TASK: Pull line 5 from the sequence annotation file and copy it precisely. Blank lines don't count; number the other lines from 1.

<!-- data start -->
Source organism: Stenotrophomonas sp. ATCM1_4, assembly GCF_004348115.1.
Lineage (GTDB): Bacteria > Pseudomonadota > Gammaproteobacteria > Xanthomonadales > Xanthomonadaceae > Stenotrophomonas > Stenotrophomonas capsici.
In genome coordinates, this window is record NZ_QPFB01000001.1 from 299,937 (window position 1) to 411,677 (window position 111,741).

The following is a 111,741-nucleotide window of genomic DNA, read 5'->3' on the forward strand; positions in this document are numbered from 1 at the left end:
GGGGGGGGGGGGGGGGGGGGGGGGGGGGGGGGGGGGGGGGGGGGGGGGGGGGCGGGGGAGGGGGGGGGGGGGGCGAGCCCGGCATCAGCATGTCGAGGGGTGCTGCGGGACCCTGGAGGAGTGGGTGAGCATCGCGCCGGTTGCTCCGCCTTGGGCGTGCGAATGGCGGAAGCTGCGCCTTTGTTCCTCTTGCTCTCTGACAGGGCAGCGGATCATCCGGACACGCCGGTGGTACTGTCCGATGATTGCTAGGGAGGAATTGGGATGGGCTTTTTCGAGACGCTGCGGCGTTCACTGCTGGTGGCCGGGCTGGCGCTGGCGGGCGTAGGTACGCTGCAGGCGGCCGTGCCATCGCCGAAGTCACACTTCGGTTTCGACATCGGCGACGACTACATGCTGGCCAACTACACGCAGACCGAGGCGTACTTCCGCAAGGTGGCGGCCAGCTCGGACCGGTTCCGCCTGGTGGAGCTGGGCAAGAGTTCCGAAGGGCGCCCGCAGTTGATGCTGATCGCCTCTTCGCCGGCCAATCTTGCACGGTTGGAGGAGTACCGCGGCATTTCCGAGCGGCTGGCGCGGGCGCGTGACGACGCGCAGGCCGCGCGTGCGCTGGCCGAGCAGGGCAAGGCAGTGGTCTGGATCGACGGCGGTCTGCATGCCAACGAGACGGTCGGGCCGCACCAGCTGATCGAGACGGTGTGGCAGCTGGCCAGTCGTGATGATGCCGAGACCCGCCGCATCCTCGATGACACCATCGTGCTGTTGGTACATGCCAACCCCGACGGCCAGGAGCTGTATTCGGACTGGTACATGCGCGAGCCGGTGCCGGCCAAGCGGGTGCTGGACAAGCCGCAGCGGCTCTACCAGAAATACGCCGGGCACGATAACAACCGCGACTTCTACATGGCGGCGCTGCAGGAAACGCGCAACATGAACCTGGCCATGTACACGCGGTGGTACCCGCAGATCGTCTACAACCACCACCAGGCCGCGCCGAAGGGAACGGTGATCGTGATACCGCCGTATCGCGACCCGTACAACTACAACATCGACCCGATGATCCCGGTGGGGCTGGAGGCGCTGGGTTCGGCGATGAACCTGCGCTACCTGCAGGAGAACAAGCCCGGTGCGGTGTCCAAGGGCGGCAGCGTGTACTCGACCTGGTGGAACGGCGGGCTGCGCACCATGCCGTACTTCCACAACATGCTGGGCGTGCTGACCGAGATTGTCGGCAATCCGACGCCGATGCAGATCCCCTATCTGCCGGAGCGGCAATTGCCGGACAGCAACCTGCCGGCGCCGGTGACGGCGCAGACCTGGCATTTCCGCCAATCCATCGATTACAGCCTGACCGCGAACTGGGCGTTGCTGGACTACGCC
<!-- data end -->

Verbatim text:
GGGGGGGGGGGGGGGGGGGGGGGGGGGGGGGGGGGGGGGGGGGGGGGGGGGGCGGGGGAGGGGGGGGGGGGGGCGAGCCCGGCATCAGCATGTCGAGGGGTGCTGCGGGACCCTGGAGGAGTGGGTGAGCATCGCGCCGGTTGCTCCGCCTTGGGCGTGCGAATGGCGGAAGCTGCGCCTTTGTTCCTCTTGCTCTCTGACAGGGCAGCGGATCATCCGGACACGCCGGTGGTACTGTCCGATGATTGCTAGGGAGGAATTGGGATGGGCTTTTTCGAGACGCTGCGGCGTTCACTGCTGGTGGCCGGGCTGGCGCTGGCGGGCGTAGGTACGCTGCAGGCGGCCGTGCCATCGCCGAAGTCACACTTCGGTTTCGACATCGGCGACGACTACATGCTGGCCAACTACACGCAGACCGAGGCGTACTTCCGCAAGGTGGCGGCCAGCTCGGACCGGTTCCGCCTGGTGGAGCTGGGCAAGAGTTCCGAAGGGCGCCCGCAGTTGATGCTGATCGCCTCTTCGCCGGCCAATCTTGCACGGTTGGAGGAGTACCGCGGCATTTCCGAGCGGCTGGCGCGGGCGCGTGACGACGCGCAGGCCGCGCGTGCGCTGGCCGAGCAGGGCAAGGCAGTGGTCTGGATCGACGGCGGTCTGCATGCCAACGAGACGGTCGGGCCGCACCAGCTGATCGAGACGGTGTGGCAGCTGGCCAGTCGTGATGATGCCGAGACCCGCCGCATCCTCGATGACACCATCGTGCTGTTGGTACATGCCAACCCCGACGGCCAGGAGCTGTATTCGGACTGGTACATGCGCGAGCCGGTGCCGGCCAAGCGGGTGCTGGACAAGCCGCAGCGGCTCTACCAGAAATACGCCGGGCACGATAACAACCGCGACTTCTACATGGCGGCGCTGCAGGAAACGCGCAACATGAACCTGGCCATGTACACGCGGTGGTACCCGCAGATCGTCTACAACCACCACCAGGCCGCGCCGAAGGGAACGGTGATCGTGATACCGCCGTATCGCGACCCGTACAACTACAACATCGACCCGATGATCCCGGTGGGGCTGGAGGCGCTGGGTTCGGCGATGAACCTGCGCTACCTGCAGGAGAACAAGCCCGGTGCGGTGTCCAAGGGCGGCAGCGTGTACTCGACCTGGTGGAACGGCGGGCTGCGCACCATGCCGTACTTCCACAACATGCTGGGCGTGCTGACCGAGATTGTCGGCAATCCGACGCCGATGCAGATCCCCTATCTGCCGGAGCGGCAATTGCCGGACAGCAACCTGCCGGCGCCGGTGACGGCGCAGACCTGGCATTTCCGCCAATCCATCGATTACAGCCTGACCGCGAACTGGGCGTTGCTGGACTACGCC